‘He rushes at life and exhausts the passions.’
Canto the First
“My uncle’s goodness is extreme,
If seriously he hath disease;
He hath acquired the world’s esteem
And nothing more important sees;
A paragon of virtue he!
But what a nuisance it will be,
Chained to his bedside night and day
Without a chance to slip away.
Ye need dissimulation base
A dying man with art to soothe,
Beneath his head the pillow smooth,
And physic bring with mournful face,
To sigh and meditate alone:
When will the devil take his own!”
Thus mused a madcap young, who drove
Through clouds of dust at postal pace,
By the decree of Mighty Jove,
Inheritor of all his race.
Friends of Liudmila and Ruslan,
Let me present ye to the man,
Who without more prevarication
The hero is of my narration!
Onéguine, O my gentle readers,
Was born beside the Neva, where
It may be ye were born, or there
Have shone as one of fashion’s leaders.
I also wandered there of old,
But cannot stand the northern cold.
Having performed his service truly,
Deep into debt his father ran;
Three balls a year he gave ye duly,
At last became a ruined man.
But Eugene was by fate preserved,
For first “madame” his wants observed,
And then “monsieur” supplied her place;
The boy was wild but full of grace.
“Monsieur l’Abbé” a starving Gaul,
Fearing his pupil to annoy,
Instructed jestingly the boy,
Morality taught scarce at all;
Gently for pranks he would reprove
And in the Summer Garden rove.
When youth’s rebellious hour drew near
And my Eugene the path must trace —
The path of hope and tender fear —
Monsieur clean out of doors they chase.
Lo! my Onéguine free as air,
Cropped in the latest style his hair,
Dressed like a London dandy he
The giddy world at last shall see.
He wrote and spoke, so all allowed,
In the French language perfectly,
Danced the mazurka gracefully,
Without the least constraint he bowed.
What more’s required? The world replies,
He is a charming youth and wise.
We all of us of education
A something somehow have obtained,
Thus, praised be God! a reputation
With us is easily attained.
Onéguine was — so many deemed
[Unerring critics self-esteemed],
Pedantic although scholar like,
In truth he had the happy trick
Without constraint in conversation
Of touching lightly every theme.
Silent, oracular ye’d see him
Amid a serious disputation,
Then suddenly discharge a joke
The ladies’ laughter to provoke.
Latin is just now not in vogue,
But if the truth I must relate,
Onéguine knew enough, the rogue
A mild quotation to translate,
A little Juvenal to spout,
With “vale” finish off a note;
Two verses he could recollect
Of the Æneid, but incorrect.
In history he took no pleasure,
The dusty chronicles of earth
For him were but of little worth,
Yet still of anecdotes a treasure
Within his memory there lay,
From Romulus unto our day.
For empty sound the rascal swore he
Existence would not make a curse,
Knew not an iamb from a choree,
Although we read him heaps of verse.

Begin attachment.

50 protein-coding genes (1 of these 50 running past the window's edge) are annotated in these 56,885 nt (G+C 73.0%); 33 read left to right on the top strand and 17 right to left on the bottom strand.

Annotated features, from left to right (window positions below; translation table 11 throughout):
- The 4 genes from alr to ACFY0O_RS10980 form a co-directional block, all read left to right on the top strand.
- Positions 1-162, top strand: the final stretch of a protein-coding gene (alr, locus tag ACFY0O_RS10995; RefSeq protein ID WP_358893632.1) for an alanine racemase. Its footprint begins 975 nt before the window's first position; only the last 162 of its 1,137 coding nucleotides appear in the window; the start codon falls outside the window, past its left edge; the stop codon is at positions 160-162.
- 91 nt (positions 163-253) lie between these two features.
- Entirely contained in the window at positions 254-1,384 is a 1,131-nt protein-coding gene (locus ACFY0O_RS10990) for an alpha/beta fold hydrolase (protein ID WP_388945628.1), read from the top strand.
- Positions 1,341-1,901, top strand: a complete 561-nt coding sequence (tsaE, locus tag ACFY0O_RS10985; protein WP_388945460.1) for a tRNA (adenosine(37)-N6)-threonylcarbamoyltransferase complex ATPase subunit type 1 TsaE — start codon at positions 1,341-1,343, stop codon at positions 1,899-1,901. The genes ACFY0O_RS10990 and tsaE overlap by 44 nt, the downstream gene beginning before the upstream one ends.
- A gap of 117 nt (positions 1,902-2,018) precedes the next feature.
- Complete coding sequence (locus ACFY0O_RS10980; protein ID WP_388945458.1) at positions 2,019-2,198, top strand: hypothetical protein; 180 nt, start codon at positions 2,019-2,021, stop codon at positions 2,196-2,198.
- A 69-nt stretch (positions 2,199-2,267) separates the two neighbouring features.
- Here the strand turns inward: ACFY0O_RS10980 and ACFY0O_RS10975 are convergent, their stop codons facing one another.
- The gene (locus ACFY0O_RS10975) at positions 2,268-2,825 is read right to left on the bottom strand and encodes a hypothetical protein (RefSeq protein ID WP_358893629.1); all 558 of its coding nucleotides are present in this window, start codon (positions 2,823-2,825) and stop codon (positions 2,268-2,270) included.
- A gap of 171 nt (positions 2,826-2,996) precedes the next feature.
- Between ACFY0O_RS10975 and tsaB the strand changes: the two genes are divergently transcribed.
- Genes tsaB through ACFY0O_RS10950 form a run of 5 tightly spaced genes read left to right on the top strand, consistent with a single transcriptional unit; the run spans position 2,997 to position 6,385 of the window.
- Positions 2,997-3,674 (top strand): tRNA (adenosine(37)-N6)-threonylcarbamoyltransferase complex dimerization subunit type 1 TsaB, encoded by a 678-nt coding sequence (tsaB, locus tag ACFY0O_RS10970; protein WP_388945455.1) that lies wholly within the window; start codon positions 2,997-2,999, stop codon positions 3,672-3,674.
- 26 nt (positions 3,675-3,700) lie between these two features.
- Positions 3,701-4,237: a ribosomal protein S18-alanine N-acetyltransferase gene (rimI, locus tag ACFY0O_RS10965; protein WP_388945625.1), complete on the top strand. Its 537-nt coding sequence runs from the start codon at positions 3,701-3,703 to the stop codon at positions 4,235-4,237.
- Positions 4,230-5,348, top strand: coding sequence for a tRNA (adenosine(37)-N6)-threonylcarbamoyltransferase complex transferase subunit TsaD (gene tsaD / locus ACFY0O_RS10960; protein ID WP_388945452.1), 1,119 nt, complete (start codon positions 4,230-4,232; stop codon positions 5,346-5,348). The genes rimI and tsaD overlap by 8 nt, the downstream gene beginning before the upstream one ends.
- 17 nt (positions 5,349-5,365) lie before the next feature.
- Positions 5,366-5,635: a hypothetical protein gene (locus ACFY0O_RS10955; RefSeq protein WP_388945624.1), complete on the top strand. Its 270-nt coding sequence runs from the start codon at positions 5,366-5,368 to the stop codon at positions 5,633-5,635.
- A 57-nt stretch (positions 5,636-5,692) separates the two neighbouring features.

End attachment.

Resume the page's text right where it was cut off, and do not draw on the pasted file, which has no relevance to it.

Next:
Homer, Theocritus, he jeered,
But Adam Smith to read appeared,
And at economy was great;
That is, he could elucidate
How empires store of wealth unfold,
How flourish, why and wherefore less
If the raw product they possess
The medium is required of gold.
The father scarcely understands
His son and mortgages his lands.
But upon all that Eugene knew
I have no leisure here to dwell,
But say he was a genius who
In one thing really did excel.
It occupied him from a boy,
A labour, torment, yet a joy,
It whiled his idle hours away
And wholly occupied his day —
The amatory science warm,
Which Ovid once immortalized,
For which the poet agonized
Laid down his life of sun and storm
On the steppes of Moldavia lone,
Far from his Italy — his own.
How soon he learnt deception’s art,
Hope to conceal and jealousy,
False confidence or doubt to impart,
Sombre or glad in turn to be,
Haughty appear, subservient,
Obsequious or indifferent!
What languor would his silence show,
How full of fire his speech would glow!
How artless was the note which spoke
Of love again, and yet again;
How deftly could he transport feign!
How bright and tender was his look,
Modest yet daring! And a tear
Would at the proper time appear.
How well he played the greenhorn’s part
To cheat the inexperienced fair,
Sometimes by pleasing flattery’s art,
Sometimes by ready-made despair;
The feeble moment would espy
Of tender years the modesty
Conquer by passion and address,
Await the long-delayed caress.
Avowal then ’twas time to pray,
Attentive to the heart’s first beating,
Follow up love — a secret meeting
Arrange without the least delay —
Then, then — well, in some solitude
Lessons to give he understood!
How soon he learnt to titillate
The heart of the inveterate flirt!
Desirous to annihilate
His own antagonists expert,
How bitterly he would malign,
With many a snare their pathway line!
But ye, O happy husbands, ye
With him were friends eternally:
The crafty spouse caressed him, who
By Faublas in his youth was schooled,
And the suspicious veteran old,
The pompous, swaggering cuckold too,
Who floats contentedly through life,
Proud of his dinners and his wife!
One morn whilst yet in bed he lay,
His valet brings him letters three.
What, invitations? The same day
As many entertainments be!
A ball here, there a children’s treat,
Whither shall my rapscallion flit?
Whither shall he go first? He’ll see,
Perchance he will to all the three.
Meantime in matutinal dress
And hat surnamed a “Bolivar”
He hies unto the “Boulevard,”
To loiter there in idleness
Until the sleepless Bréguet chime
Announcing to him dinner-time.
’Tis dark. He seats him in a sleigh,
“Drive on!” the cheerful cry goes forth,
His furs are powdered on the way
By the fine silver of the north.
He bends his course to Talon’s, where
He knows Kaverine will repair.
He enters. High the cork arose
And Comet champagne foaming flows.
Before him red roast beef is seen